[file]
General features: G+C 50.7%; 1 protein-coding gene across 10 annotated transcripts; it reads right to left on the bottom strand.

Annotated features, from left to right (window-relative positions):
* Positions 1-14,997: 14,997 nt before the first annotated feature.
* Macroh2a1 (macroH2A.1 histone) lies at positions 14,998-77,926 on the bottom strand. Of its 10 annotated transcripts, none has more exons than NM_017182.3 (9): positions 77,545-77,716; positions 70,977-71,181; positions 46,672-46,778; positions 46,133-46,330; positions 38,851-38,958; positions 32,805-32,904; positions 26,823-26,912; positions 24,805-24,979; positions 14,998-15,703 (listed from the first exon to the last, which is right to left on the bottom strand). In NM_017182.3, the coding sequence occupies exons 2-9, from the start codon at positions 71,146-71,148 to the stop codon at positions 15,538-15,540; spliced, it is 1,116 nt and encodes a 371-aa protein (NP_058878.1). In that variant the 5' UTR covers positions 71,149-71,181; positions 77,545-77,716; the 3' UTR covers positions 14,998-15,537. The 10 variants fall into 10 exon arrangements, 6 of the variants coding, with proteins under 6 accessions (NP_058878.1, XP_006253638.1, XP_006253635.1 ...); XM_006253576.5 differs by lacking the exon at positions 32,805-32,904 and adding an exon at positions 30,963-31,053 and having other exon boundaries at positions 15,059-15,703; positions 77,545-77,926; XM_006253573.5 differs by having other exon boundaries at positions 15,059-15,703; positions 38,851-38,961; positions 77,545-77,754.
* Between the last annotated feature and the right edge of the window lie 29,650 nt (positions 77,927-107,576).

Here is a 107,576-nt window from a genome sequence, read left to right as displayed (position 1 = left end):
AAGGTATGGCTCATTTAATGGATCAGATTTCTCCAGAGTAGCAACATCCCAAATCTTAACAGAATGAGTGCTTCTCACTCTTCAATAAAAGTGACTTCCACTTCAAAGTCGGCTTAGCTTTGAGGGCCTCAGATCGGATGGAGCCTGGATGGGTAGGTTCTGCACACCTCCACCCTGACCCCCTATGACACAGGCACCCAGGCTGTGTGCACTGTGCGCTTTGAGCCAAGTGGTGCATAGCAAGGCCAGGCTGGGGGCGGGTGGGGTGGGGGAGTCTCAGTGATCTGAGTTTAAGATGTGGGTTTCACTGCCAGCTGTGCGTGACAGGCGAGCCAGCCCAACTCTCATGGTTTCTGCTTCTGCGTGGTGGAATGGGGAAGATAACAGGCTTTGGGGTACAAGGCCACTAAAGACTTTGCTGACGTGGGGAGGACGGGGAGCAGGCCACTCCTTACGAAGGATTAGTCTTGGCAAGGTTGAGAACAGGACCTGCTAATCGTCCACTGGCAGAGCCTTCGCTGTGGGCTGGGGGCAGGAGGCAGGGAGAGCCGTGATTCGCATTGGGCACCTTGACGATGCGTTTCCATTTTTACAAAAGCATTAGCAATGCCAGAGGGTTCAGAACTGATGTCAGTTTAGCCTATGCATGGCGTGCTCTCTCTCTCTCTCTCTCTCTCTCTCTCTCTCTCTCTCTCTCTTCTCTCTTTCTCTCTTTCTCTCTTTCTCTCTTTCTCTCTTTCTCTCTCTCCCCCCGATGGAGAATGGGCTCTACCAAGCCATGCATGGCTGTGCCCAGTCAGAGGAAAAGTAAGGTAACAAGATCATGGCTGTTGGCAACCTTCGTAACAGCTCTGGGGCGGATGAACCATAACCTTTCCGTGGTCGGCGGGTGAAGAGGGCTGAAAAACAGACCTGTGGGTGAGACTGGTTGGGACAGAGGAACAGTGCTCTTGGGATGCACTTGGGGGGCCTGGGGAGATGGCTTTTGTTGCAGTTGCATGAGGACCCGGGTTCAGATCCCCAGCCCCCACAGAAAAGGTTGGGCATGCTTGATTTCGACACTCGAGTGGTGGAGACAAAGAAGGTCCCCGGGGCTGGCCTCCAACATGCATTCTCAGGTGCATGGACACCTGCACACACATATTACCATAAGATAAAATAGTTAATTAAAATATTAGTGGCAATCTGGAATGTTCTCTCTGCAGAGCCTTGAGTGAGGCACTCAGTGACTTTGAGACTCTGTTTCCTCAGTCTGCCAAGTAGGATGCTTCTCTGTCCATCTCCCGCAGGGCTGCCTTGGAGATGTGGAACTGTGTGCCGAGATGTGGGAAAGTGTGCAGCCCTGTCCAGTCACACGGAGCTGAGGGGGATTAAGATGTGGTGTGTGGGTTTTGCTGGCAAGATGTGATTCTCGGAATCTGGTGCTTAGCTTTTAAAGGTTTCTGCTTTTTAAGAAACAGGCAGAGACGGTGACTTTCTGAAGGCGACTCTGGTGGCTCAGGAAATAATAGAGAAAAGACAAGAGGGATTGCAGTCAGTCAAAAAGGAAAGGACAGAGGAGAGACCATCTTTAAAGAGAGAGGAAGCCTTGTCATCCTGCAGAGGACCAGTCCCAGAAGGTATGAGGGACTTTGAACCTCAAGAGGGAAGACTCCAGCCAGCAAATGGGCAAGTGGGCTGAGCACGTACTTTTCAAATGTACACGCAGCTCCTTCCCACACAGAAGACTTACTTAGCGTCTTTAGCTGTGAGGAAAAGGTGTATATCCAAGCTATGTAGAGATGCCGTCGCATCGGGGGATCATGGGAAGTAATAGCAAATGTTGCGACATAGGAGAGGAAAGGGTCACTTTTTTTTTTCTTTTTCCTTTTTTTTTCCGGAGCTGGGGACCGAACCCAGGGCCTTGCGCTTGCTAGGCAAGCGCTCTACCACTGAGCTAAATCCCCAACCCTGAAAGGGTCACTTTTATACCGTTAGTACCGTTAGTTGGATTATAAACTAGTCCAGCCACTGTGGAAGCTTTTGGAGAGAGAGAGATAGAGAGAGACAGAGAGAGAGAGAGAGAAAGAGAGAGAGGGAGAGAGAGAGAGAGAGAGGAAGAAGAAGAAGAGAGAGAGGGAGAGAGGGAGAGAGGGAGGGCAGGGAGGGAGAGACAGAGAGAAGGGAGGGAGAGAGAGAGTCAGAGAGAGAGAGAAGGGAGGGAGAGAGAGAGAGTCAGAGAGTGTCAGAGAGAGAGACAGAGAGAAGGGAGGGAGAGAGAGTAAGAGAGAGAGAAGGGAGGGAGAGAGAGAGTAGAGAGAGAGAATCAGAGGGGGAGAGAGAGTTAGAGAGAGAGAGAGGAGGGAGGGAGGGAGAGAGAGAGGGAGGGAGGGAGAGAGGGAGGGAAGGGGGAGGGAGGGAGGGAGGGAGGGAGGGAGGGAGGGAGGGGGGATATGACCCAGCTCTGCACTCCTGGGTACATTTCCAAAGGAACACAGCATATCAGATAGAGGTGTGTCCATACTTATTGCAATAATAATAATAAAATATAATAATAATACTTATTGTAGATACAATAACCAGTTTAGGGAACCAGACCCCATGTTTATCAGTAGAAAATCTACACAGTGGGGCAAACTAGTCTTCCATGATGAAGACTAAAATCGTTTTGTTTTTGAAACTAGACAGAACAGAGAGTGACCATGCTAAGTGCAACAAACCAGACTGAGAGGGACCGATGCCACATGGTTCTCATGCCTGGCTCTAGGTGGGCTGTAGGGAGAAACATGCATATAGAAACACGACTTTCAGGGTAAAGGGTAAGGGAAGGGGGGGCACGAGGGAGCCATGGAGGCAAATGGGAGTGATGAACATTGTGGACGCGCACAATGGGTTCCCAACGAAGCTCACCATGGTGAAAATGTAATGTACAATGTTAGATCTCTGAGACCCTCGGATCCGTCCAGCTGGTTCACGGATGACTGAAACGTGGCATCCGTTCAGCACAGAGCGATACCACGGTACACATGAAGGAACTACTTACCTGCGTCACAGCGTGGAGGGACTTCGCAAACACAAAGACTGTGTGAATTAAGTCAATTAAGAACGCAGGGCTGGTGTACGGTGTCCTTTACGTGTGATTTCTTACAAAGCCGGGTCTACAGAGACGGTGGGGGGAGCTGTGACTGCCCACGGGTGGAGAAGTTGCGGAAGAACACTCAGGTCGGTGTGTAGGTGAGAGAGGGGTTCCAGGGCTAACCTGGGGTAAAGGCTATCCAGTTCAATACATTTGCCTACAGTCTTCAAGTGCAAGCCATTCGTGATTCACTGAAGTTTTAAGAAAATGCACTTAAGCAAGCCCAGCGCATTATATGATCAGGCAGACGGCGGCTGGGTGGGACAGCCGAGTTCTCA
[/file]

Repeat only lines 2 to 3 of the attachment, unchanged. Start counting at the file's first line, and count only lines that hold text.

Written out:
Annotated features, from left to right (window-relative positions):
* Positions 1-14,997: 14,997 nt before the first annotated feature.